On July 19, WCRI (Workers’ Compensation Research Institute) released its most recent study on the rapid growth of physician-dispensed pharmaceuticals for injured workers under state workers’ compensation. The study compares 23 states, including Arkansas, Connecticut, Florida, Illinois, Indiana, Iowa, Louisiana, Maryland, Michigan, Minnesota, New Jersey, North Carolina, Pennsylvania, Virginia, and Wisconsin highlighting changes in patterns of dispensing, as well as changes in percent of market and pricing from 2007/2008 thru 2010/2011.
Increases in Frequency and Cost for Physician Dispensed Drugs
Key findings in WCRI’s study year over year include the following:
- Physician-dispensed drugs became increasingly common in most states that permit physician dispensing. In Florida, Illinois, pre-reform Georgia, Maryland, Connecticut and post-reform Arizona and California, physicians dispensed 28-53 percent of all prescriptions, representing 28-63 percent of total spending on workers’ compensation claims.
- Prices paid for physician-dispensed drugs were substantially higher than if the same drugs were dispensed by a retail pharmacy. In 2010/2011, the price / pill when dispensed by a physician was 60-300 percent higher than the same prescriptions dispensed at a retail pharmacy.
- Prices paid to dispensing physicians rose rapidly for medications that were commonly dispensed by physicians, while the prices paid to pharmacies for the same drugs changed little or fell. As an example, Physician dispensed Vicodin, Mobic and Ultram, all commonly prescrbed in workers’ compensation, saw a average price increase of 52 percent while the same drugs dispensed in a retail pharmacy setting either remained at the same price or experienced a price decrease.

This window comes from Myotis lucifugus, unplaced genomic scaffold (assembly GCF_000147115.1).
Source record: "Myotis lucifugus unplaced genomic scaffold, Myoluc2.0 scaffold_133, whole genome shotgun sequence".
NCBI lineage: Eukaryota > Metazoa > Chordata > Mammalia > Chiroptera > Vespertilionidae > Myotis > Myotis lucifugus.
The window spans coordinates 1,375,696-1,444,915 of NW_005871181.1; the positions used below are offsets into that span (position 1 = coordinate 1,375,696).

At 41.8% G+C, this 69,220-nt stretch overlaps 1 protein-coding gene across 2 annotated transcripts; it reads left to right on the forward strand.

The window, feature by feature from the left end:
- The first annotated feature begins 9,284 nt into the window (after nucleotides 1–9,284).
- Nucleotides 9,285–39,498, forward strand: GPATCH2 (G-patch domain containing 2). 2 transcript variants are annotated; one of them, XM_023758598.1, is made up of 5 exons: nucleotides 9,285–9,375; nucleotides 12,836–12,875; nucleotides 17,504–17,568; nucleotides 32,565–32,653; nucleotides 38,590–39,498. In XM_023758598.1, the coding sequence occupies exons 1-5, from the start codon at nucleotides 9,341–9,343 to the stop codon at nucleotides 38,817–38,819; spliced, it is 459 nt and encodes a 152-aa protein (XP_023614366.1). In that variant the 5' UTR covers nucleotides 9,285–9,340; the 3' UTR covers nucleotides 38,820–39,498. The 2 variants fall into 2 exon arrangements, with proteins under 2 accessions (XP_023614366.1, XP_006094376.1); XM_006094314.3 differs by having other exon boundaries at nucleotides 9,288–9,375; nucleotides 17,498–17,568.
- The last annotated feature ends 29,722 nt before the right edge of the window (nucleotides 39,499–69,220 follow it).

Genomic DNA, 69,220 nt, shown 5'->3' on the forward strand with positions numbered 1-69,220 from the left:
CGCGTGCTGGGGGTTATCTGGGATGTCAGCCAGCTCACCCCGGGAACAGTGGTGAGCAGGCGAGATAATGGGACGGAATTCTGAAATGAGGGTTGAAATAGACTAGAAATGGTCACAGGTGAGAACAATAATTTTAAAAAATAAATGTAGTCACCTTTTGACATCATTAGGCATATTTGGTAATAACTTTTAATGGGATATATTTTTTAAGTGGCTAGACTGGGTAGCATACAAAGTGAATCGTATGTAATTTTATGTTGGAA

- Dispensing physicians wrote prescriptions for and dispensed certain drugs (e.g., omeprazole [Prilosec®] and ranitidine HCL [Zantac®]) that are available without a prescription in a drug or grocery store at a much lower price. When they did so, prices were 5-15 times higher than MSP retail prices.
With this trend of increased price and frequency of physician dispensed drugs , it is no surprise that several states have either banned the practice altogether, have initiatives in place to limit or prohibit, or are in the process of implementing reforms directed at reducing the cost of physician dispensing. The study examined the results of specific state initiatives, as well as highlighting baseline data for states with legislation currently in play.
States That Prohibit Physician Dispensing
In the United States, five states have prohibited physicians from dispensing drugs in general, by law. These include Massachusetts, New York, Texas and Montana and Utah. The first three are included in the study. In all other states, issues related to physician dispenisng are more or less addressed through state workers’ compensation policies on state fee schedules, which set maximum reimbursement rates for prescrption drugs dispensed at pharmacies and physician offices.
Where Physician Dispensing is ‘Allowed’